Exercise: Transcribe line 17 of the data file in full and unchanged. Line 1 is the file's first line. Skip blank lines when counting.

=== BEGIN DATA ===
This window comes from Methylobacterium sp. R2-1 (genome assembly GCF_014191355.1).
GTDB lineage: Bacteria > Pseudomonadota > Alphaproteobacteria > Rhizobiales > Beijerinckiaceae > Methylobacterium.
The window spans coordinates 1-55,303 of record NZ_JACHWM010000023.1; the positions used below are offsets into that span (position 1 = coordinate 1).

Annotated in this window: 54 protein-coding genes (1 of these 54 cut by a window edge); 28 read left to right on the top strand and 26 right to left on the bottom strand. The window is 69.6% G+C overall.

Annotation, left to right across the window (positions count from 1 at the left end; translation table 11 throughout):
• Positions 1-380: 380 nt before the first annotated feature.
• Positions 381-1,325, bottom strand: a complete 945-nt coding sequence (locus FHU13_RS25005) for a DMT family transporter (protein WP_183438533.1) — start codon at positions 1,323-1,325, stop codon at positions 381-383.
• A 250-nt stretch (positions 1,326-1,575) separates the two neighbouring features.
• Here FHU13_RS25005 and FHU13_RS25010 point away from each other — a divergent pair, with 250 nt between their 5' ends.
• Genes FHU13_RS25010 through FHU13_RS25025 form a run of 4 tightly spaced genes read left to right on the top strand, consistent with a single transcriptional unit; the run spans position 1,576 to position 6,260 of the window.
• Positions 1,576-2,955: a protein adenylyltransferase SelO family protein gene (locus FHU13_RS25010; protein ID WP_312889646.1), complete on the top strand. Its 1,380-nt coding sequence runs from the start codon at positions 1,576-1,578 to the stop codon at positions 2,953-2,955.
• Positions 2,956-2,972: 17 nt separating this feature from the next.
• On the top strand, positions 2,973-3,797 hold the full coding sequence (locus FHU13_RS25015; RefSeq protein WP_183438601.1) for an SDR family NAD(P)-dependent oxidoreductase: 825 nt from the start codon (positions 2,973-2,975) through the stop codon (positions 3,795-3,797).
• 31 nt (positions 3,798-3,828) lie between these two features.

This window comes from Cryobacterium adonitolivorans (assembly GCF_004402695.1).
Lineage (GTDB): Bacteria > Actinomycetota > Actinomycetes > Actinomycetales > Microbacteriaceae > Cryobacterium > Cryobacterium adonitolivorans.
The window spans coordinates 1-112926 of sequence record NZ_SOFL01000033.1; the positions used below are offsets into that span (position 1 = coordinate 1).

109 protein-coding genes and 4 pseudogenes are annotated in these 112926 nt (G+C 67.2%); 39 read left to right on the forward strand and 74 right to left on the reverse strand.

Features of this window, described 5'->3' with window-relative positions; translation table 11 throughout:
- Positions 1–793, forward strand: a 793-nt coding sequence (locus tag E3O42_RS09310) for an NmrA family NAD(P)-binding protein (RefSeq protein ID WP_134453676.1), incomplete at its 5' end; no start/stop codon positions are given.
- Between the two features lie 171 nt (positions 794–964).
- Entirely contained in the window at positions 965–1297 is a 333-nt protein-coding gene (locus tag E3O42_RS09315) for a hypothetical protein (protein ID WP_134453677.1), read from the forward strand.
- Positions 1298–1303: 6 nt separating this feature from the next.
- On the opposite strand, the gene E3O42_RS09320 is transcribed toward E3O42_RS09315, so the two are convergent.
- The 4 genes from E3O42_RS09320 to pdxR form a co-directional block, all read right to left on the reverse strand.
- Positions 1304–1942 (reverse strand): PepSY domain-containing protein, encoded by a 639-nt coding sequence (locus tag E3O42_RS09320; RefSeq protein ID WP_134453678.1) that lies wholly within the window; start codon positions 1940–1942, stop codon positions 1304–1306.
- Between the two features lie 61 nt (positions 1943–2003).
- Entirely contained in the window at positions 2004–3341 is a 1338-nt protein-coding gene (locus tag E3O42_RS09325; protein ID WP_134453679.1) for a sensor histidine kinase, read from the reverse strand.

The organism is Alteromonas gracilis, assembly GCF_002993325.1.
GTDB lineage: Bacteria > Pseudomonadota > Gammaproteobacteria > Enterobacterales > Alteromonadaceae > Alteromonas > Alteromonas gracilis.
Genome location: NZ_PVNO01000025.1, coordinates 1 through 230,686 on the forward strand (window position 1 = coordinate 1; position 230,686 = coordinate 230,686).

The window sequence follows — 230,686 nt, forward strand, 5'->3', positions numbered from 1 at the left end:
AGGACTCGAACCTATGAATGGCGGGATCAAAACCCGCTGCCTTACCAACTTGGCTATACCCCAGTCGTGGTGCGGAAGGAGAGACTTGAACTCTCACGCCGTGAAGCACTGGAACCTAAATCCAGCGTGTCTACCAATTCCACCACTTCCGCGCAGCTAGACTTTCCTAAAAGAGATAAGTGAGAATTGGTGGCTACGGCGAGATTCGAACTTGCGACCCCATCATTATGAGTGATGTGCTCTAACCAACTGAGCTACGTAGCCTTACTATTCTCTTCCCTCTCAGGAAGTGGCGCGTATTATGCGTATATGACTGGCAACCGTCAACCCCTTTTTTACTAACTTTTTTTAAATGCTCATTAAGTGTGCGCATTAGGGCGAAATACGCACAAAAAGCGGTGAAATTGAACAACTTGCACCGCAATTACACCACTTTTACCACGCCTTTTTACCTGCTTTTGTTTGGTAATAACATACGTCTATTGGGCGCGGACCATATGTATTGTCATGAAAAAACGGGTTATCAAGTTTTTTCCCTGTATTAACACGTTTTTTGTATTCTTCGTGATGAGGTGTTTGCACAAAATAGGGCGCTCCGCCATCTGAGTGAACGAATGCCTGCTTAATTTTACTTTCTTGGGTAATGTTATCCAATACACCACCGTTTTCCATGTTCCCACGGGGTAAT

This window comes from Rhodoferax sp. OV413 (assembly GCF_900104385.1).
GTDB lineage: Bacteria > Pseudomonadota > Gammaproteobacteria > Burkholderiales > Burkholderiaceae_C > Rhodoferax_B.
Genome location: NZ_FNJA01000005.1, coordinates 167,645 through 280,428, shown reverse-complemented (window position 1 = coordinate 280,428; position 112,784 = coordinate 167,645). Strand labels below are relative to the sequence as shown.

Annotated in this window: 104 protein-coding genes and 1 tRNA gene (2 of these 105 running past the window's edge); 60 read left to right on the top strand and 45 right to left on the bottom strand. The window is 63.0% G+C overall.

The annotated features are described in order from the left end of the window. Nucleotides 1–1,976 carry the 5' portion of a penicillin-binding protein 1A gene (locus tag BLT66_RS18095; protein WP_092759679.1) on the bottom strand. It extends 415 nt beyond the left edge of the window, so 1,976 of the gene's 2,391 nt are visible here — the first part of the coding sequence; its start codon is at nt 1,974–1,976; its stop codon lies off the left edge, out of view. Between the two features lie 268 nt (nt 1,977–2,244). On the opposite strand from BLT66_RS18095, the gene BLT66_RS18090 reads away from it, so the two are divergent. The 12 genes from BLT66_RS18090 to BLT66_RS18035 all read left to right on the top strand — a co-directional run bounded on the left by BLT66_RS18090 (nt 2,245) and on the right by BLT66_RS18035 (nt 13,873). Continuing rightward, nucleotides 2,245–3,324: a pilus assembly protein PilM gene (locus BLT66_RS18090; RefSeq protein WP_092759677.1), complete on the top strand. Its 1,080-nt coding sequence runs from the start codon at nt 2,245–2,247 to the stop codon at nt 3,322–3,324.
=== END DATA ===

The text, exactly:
The window spans coordinates 1-112926 of sequence record NZ_SOFL01000033.1; the positions used below are offsets into that span (position 1 = coordinate 1).